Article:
Pennsylvania motorists may someday travel in autonomous vehicles that use video to ensure the driver remains alert. Some experts say this may help ensure that drivers are attentive enough to take control of the vehicle if the system makes an error or does not react in time.
Although some commercials for autonomous vehicles show people doing other things while the car drives and some Tesla owners have slept while behind the wheel, accidents can happen if the driver is not paying attention. This happened when a self-driving Uber car killed a pedestrian. Video showed that the driver's attention lapsed. Experts say that the technology already exists to monitor the driver and that it is simply a matter of installing the software.
The camera could use a number of factors to determine a driver's alertness including noting whether the driver's eyes were on the road, the driver's head angle, eye closure rate and even the driver's cognitive and emotional state. The semi-autonomous "Super Cruise" mode in Cadillacs already has this feature. First, the car sounds a warning alert if it detects that the driver is not watching the road. Next, it slows to a stop, turns on hazard lights and calls for emergency assistance. This happens in seconds if the car is moving at a high speed.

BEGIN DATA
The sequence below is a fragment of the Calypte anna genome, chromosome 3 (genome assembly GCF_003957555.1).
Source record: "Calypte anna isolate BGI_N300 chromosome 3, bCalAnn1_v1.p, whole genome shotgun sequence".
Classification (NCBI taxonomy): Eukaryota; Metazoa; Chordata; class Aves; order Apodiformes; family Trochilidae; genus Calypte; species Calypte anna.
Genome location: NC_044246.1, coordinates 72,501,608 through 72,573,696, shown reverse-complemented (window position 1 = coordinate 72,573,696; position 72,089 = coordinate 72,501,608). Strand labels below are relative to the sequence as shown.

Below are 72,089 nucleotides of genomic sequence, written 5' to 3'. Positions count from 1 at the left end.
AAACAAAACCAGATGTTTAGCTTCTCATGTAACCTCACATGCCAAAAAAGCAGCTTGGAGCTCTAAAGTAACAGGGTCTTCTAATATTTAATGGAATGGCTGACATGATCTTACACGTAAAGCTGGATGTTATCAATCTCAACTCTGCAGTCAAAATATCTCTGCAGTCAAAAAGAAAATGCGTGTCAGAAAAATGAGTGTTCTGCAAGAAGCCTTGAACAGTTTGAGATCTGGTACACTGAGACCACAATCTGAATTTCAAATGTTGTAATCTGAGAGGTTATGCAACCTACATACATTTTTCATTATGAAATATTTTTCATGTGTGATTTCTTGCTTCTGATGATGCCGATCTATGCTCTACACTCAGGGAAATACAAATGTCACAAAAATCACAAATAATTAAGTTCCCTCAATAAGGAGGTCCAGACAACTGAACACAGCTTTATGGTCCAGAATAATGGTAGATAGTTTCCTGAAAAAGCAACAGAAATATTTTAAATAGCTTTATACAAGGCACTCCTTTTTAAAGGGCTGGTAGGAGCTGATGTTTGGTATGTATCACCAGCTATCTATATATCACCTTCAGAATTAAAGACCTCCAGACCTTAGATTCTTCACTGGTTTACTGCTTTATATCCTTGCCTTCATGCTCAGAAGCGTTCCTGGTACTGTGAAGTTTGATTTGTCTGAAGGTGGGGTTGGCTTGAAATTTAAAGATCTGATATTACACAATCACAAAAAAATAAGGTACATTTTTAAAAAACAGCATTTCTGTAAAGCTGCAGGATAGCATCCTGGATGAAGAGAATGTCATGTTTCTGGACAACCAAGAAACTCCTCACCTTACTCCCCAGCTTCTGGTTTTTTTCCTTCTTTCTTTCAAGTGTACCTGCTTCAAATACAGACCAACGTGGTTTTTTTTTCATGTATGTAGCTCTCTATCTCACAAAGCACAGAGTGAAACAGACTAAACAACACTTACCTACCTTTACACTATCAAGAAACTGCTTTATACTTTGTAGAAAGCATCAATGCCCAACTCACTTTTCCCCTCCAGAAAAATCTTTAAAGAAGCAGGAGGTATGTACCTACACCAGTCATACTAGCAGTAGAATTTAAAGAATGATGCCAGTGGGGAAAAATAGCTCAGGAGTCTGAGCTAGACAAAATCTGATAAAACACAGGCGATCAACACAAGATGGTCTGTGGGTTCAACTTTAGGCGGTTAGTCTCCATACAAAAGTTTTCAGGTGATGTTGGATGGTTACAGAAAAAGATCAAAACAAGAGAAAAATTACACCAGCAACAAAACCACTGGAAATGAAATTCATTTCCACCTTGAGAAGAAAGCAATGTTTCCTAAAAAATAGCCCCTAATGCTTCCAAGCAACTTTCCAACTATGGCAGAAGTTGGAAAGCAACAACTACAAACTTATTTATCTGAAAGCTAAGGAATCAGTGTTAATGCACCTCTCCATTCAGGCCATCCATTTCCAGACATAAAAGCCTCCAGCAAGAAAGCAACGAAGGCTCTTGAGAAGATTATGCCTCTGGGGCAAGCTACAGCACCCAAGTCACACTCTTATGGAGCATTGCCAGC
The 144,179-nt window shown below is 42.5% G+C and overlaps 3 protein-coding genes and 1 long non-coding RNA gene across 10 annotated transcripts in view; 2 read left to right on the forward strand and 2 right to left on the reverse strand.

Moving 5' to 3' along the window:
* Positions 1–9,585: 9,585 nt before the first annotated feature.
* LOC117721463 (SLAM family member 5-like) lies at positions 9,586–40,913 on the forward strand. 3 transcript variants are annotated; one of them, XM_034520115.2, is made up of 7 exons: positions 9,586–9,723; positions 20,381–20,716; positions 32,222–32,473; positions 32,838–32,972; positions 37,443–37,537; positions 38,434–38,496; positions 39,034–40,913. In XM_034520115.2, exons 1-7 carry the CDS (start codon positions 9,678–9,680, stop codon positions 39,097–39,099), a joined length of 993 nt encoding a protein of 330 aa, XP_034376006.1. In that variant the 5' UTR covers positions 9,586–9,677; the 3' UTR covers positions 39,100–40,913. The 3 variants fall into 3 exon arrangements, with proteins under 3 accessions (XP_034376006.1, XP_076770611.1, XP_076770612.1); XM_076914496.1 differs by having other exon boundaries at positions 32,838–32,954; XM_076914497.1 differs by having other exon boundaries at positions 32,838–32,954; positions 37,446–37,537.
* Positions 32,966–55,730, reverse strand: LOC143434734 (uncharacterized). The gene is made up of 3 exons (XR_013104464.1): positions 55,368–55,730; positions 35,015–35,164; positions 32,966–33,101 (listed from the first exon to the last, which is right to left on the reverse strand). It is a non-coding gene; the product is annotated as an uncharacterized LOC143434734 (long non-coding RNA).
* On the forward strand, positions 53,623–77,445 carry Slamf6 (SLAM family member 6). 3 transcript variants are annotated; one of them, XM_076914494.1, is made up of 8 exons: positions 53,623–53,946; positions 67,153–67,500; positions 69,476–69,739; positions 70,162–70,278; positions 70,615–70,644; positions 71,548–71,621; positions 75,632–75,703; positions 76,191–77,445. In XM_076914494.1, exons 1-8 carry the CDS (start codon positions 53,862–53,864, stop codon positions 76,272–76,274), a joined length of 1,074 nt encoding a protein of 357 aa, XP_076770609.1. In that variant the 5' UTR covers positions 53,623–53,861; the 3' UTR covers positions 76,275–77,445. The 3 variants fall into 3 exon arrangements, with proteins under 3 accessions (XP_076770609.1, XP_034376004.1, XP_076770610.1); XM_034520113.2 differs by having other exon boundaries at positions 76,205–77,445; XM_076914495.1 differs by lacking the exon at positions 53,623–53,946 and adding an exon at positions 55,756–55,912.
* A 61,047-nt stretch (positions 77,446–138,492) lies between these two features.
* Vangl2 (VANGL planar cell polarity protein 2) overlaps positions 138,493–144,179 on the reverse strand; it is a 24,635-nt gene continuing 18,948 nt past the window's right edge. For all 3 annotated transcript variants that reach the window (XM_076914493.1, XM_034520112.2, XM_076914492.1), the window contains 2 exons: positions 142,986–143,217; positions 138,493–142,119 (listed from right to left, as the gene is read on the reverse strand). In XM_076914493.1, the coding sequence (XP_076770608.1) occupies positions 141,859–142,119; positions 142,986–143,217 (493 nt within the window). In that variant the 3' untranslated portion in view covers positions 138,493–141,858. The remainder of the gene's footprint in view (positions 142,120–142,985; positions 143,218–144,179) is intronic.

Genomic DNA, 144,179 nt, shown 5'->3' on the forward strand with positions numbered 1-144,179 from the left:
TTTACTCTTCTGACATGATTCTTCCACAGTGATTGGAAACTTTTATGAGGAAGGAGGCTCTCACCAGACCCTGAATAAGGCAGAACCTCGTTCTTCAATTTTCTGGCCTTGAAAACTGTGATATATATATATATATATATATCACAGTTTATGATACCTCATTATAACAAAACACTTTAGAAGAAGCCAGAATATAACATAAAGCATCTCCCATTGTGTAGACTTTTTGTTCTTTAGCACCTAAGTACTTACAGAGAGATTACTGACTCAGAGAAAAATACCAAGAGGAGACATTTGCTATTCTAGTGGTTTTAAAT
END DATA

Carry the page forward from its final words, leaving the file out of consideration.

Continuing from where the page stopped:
Autonomous cars may eventually make roads safer, but there will still be motor vehicle accidents, and until they are on the road in large numbers, human error will also continue to cause accidents. These accidents could result in serious injuries to others. If this occurs, compensation to cover expenses might be critical, and an attorney could seek a settlement with the at-fault motorist's insurer.